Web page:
Born into a working-class family in London in 1919, Victor Gregg enlisted in the Rifle Brigade at nineteen, was sent to the Middle East and saw action in Palestine. Following service in the western desert and at the battle of Alamein, he joined the Parachute Regiment and in September 1944 found himself at the battle of Arnhem.
When the paratroopers were forced to withdraw, Gregg was captured. He attempted to escape, but was caught and became a prisoner of war; sentenced to death in Dresden for attempting to escape and burning down a factory, only the allies' infamous raid on the city the night before his execution saved his life. Gregg's fascinating story, told in a voice that is good-natured and completely original, continues after the end of the war.
In the fifties he became chauffeur to the Chairman of the Moscow Norodny bank in London, involved in shady dealings and strange meetings with MI5, MI6 and the KGB. His adventures, though, were not over - in 1989, on one of his many motorbike expeditions into Eastern Europe, he found himself at a rally of 700 people in a field in Sopron at a fence that formed part of the barrier between the Soviet Union and the West.
Vic cut the wire, and a few weeks later the Berlin Wall itself was destroyed - a truly unexpected coda to an incredible life lived to the full. This is the story of a true survivor.
About the Authors
Victor Gregg was born in London in 1919 and joined the army in 1937, serving first in the Rifle Brigade in Palestine and the Battle of Alamein, and then in the Parachute Regiment at the Battle of Arnhem. He was repatriated in 1946 and now lives in Winchester.
Rick Stroud is a film, television director and author. He lives on a houseboat in London.
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Comments about Rifleman:
A very interesting look at the life of an ordinary British soldier in WWII. However, his later exploits seem
a little too much like a page from a James Bond novel.
Comments about Rifleman:
This individual led a charmed life and later questioned the motives and politics behind warfare.
'Completely fascinating. This feels like one of the last voices of a vital generation. For the first-hand account of the Dresden fire-bombing alone, this is gripping reading. It has an immediate power throughout that makes war fiction a pale shadow of the real thing' Conn Iggulden 'Second World War memoirs are commonplace, but very few soldiers had Victor Gregg's breadth and depth of experience. Rifleman is a thrilling story of a young man in extraordinary circumstances. Yet what makes Gregg's story so enthralling is how he was shaped by his wartime experiences and primed an eventful - and dangerous - life behind the Iron Curtain. Rifleman is an outstanding book that deserves to become a classic' Lloyd Clark, author of Arnhem 'Many people performed extraordinary feats of bravery and lived through an astonishing array of campaigns during the long years of the Second World War, yet few can have seen more action than Rifleman Victor Gregg. His hugely entertaining and often moving memoir is as action-packed as any fiction, and yet this is no novel - Gregg's adventures were real. His is truly an astonishing story' James Holland, author of The Battle of Britain and Fortress Malta 'Gregg's description of the bombing of Dresden is possibly one of the most shocking accounts of warfare you will ever read ...his memoir is a gripping life-story: an incident-packed account of heartache, violence and cunning by a man whose will to survive and unbreakable optimism are a true inspiration' Independent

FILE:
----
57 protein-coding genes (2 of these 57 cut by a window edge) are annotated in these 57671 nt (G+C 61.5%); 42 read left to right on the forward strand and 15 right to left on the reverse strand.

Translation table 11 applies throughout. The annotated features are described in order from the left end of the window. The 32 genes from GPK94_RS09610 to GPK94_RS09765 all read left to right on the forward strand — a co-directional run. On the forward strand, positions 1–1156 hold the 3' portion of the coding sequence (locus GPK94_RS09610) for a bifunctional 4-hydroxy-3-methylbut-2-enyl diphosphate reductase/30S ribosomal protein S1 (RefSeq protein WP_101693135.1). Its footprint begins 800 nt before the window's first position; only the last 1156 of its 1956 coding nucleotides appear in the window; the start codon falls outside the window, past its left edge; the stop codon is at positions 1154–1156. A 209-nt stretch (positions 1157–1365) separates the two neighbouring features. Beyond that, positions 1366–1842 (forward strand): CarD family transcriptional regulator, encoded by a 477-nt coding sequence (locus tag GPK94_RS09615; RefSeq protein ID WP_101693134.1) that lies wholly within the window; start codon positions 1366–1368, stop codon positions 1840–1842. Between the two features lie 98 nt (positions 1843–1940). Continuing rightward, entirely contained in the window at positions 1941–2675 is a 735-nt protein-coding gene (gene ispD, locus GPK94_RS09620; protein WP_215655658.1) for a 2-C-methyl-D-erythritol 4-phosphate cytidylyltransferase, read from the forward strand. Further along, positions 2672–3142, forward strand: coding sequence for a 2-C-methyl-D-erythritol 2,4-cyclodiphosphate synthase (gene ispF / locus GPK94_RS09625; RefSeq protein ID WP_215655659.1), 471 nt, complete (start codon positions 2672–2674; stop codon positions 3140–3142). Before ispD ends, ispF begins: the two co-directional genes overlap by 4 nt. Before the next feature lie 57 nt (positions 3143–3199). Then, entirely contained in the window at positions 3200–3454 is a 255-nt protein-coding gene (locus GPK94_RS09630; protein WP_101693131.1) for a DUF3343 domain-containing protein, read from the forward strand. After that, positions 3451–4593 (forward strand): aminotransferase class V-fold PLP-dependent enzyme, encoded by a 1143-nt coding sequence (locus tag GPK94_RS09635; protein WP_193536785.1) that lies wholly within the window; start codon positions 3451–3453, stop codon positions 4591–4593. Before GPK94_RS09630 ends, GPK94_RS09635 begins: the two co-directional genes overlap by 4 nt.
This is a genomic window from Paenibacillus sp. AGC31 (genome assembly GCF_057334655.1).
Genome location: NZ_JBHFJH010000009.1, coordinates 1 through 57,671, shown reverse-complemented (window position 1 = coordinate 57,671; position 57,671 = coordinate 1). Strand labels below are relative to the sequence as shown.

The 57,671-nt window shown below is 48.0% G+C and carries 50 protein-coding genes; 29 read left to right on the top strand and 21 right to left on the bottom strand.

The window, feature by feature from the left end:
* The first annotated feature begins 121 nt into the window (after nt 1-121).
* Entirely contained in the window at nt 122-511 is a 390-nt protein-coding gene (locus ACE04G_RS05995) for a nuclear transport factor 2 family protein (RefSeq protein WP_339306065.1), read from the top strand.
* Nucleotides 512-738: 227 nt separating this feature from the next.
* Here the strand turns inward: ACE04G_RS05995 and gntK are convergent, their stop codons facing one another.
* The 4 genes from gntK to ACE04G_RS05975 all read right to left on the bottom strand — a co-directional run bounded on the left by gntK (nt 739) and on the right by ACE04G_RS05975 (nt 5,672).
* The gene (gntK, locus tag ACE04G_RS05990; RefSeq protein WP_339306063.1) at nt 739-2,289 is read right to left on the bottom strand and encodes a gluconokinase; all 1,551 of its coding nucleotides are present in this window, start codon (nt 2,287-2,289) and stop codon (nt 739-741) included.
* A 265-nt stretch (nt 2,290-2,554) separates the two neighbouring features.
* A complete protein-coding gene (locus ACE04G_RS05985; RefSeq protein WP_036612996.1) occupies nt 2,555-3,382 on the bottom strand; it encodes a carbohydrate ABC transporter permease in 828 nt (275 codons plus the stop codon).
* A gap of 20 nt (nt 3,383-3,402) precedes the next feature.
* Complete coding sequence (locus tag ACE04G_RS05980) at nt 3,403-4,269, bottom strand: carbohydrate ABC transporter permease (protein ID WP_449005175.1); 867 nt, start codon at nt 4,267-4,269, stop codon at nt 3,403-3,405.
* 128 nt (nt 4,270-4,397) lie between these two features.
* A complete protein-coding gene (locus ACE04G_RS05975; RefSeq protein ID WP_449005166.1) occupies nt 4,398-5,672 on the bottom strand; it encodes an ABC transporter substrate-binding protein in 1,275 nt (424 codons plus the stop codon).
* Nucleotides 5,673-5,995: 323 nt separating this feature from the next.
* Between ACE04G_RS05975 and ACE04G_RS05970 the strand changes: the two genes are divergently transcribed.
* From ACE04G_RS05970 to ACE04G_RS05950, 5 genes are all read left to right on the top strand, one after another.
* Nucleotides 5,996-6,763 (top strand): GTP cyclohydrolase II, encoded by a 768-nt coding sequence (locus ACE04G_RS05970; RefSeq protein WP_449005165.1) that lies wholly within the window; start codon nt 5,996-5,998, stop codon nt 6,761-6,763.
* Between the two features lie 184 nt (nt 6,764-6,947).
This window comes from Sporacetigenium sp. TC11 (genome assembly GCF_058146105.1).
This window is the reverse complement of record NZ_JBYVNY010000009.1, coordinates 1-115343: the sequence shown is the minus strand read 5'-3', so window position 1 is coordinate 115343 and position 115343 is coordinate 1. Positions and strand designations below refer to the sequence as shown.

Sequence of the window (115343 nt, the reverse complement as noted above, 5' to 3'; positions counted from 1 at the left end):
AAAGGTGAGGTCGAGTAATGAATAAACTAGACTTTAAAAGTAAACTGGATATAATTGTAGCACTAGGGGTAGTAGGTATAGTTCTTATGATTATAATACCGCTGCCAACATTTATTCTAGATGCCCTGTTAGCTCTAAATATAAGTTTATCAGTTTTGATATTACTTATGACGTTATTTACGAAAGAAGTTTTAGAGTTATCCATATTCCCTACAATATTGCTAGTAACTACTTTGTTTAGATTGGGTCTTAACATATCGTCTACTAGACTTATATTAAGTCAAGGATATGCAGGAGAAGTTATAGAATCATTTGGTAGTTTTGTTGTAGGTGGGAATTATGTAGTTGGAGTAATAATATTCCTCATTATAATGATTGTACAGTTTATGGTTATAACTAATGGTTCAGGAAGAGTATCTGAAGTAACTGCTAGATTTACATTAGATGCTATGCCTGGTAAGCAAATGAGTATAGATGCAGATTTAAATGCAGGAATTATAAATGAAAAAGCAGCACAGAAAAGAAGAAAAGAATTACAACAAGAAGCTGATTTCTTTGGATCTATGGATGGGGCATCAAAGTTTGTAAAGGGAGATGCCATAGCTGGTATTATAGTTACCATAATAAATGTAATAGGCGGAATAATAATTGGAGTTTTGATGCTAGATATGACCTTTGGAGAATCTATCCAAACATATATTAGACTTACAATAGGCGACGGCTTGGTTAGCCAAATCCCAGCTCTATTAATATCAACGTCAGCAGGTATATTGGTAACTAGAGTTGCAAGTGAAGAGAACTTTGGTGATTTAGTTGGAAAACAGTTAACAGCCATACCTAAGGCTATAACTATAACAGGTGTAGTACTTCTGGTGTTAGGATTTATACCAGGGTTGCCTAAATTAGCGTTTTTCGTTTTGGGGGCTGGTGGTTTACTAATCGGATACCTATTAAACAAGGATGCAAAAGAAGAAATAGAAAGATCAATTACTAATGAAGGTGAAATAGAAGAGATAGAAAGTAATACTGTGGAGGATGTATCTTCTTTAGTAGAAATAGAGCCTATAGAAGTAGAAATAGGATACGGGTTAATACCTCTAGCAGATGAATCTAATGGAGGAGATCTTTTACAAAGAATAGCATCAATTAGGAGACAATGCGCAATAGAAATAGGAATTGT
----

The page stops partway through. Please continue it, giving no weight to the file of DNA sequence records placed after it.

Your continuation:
|The Early Years||p. 3|
|The Concrete Playground||p. 6|
|Out of the Rough||p. 11|
|Growing up in Bloomsbury||p. 17|
|The King's Shilling||p. 23|
|Goodbye England||p. 27|
|Under Pressure||p. 47|
|Beda Fomm: A Different Form of Killing||p. 51|
|We Meet the Herrenvolk||p. 56|
|The First Failure||p. 59|
|South Africa||p. 63|
|The Cloak and Dagger Stuff||p. 72|
|The Libyan Arab Force Commando||p. 76|
|The Long Range Desert Group||p. 81|
|Back in the Fold||p. 84|
|Operation Breakthrough||p. 87|
|El Alamein: The Butcher's Shop Opens for Business||p. 90|
|Snipe: 2nd RB Open the Gate||p. 94|
|I Become a Birdman||p. 102|
|Sicily and Italy||p. 109|
|Learning the Hard Way||p. 112|
|Home at Last||p. 118|
|Market Garden||p. 125|
|The Witches' Cauldron: Der Hexenkessel||p. 133|
|In the Cage||p. 136|
|The Work Camp||p. 142|
|Introducing an Honest Man||p. 147|
|The Trial Run||p. 151|
|The Second Day||p. 154|
|Life in Dresden||p. 158|
|The Uppercut||p. 171|
|The Hammer Blow||p. 174|
|It's All Over Now||p. 178|
|Coming to Grips with Life||p. 187|
|I Become a Red, but not Under the Bed||p. 194|
|The Moscow Narodny Bank||p. 200|
|An Enemy of the State||p. 210|
|A Minor Role in the Great Game||p. 212|
|The Final Cut||p. 225|
|I Get My Comeuppance||p. 229|
|The Handover||p. 236|
|The Magyar Experience||p. 246|
|1988: Free at Last||p. 251|
|Time Expired||p. 258|
|Table of Contents provided by Ingram. All Rights Reserved.|
Number Of Pages: 273
Published: 7th November 2011
Dimensions (cm): 19.8 x 12.9 x 1.8
Weight (kg): 0.227
Edition Number: 1